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Nurturing the democratic debate.  
15-05-2006 12:00 pm The first-ever region-wide drill for the Pacific Tsunami Warning and Mitigation System will be carried out over the next two days, 16 and 17 May. Sponsored by UNESCO’s Intergovernmental Oceanographic Commission (IOC), the exercise, known as Pacific Wave 06, has taken on even greater importance following the major earthquake in the region earlier this month that highlighted the strengths and identified several weaknesses in the system.
“The earthquake on 4 May showed that we have greatly improved our capacity to get the initial information out quickly,” said Patricio Bernal, Executive Secretary of the UNESCO-Intergovernmental Oceanographic Commission (IOC). “Information Bulletin 001 for this event was issued just 15 minutes after the earthquake. A few years ago this would have taken almost an hour.

“Likewise,” he continued, “when data showed that the magnitude of the earthquake was not as high as first estimates indicated and as sea-level stations confirmed that it had not produced a destructive tsunami, the System was able to cancel the warning much faster, thus avoiding much wider warning and possibly unnecessary evacuations. This rapidity is due largely to the real time availability of seismic and sea-level data from stations in the Pacific Tsunami Warning and Mitigation System’s Member States.

“However, the event also highlighted the need to improve the Information Bulletins. These internal bulletins are now available to people outside the System, and must be able to be understood by all – whether scientist, journalist or layperson. There is also clearly a need for better public education on the way the system works, how it operates. On 4 May, there was no official warning issued by any national authority, the only ones mandated to do so. The Pacific Wave 06 exercise, which will be the first of its kind, is a very important part of this awareness raising.”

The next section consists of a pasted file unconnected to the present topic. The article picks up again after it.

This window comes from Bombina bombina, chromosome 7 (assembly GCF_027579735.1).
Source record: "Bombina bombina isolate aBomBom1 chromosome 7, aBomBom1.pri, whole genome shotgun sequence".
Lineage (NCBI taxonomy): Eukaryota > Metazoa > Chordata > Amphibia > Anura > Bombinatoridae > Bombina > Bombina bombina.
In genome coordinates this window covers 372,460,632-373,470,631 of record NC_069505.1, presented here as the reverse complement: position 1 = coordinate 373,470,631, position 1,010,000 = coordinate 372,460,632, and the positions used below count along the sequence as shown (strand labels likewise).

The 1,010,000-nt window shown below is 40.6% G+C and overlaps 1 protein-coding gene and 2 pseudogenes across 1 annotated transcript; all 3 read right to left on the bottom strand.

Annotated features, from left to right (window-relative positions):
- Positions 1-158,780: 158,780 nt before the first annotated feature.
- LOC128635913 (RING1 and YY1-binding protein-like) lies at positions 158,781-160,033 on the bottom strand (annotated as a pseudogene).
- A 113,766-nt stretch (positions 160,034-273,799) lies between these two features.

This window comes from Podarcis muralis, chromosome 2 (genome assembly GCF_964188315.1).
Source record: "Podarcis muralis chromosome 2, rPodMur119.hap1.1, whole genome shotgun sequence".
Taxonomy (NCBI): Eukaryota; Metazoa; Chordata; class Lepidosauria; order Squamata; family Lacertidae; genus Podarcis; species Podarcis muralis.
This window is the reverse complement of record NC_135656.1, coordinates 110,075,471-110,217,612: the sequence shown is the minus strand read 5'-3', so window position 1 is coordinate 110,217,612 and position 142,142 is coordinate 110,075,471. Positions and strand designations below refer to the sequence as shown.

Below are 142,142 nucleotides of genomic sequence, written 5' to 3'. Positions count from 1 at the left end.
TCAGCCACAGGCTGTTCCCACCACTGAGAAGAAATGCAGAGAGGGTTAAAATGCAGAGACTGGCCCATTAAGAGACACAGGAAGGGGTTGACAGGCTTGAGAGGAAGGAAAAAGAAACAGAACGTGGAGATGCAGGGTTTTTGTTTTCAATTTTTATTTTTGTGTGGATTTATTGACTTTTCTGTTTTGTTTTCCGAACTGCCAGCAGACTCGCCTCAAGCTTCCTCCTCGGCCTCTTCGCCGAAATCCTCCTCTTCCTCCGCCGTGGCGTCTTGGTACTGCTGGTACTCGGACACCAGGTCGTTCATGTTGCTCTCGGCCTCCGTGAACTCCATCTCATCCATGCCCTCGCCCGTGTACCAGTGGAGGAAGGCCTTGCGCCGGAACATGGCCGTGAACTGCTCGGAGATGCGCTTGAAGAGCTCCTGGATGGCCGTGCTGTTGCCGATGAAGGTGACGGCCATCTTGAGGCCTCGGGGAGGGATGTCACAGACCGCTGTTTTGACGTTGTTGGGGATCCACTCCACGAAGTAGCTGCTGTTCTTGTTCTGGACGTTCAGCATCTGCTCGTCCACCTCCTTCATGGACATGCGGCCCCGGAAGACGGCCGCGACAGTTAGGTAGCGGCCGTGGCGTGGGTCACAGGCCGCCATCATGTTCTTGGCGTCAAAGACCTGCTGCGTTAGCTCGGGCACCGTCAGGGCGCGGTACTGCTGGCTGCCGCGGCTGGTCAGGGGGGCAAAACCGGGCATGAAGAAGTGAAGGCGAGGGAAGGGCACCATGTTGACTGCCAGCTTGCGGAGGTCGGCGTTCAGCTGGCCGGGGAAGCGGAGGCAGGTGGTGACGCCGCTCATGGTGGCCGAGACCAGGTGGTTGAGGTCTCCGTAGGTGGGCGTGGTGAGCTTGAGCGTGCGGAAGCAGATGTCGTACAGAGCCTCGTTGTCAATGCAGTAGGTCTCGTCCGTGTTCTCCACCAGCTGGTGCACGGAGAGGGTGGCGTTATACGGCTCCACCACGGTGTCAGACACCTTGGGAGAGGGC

The simulation will be carried out in two stages, beginning with a mock tsunami warning bulletin from the Pacific Tsunami Warning Centre in Hawaii on 16 May (17 May in the South-West Pacific). The bulletin will be transmitted to designated contact points and national emergency authorities responsible for tsunami response in each country. It will clearly indicate that it is a test as opposed to an actual warning.

In the second stage, which should be conducted on the same day or even extended to the following day, government officials will disseminate the message within the country to local emergency management and response authorites, simulating the chain of events that would happen in a real situation. Notifying and coordinating actions with authorities of at least one single coastal community is set as a sufficient measure for testing the end-to-end process of the entire country for the purposes of this first exercise. Although communication drills are frequent in the System, this is the first time that the drill will extend to the “last mile”, checking on the capability of national authorities to reach the people at risk.

“We should not lose sight of the fact that more tsunamis occur in the Pacific than in any other ocean. The recent earthquake in the region also served as a reminder of the vulnerability of small island states when natural disasters strike. It is therefore imperative that all nations in this region participate,” said UNESCO Director-General Koïchiro Matsuura. “UNESCO is committed to helping countries to improve their warning capability. We are confident the results of this exercise will not only help to protect the public from future tsunamis, but will also serve as a testing model for other areas that could be impacted by these destructive waves.

There are 28 member countries in the UNESCO/IOC International Coordinating Group of the Pacific Tsunami Warning and Mitigation System (ICG/PTWS). Its secretariat is provided by the UNESCO-IOC International Tsunami Information Centre (ITIC), which also serves as the information and capacity building resource for the IOC’s tsunami programme. A task team chaired by Australia and including representatives from the Pacific Tsunami Warning Centre, West Coast/Alaska Tsunami Warning Centre, Northwest Pacific Tsunami Advisory Centre, International Tsunami Information Centre, Australia, Chile, France, Fiji, New Zealand, Nicaragua, Russian Federation, Samoa and the USA, is coordinating the May 2006 exercise.

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Source Media Advisory No.2006-28


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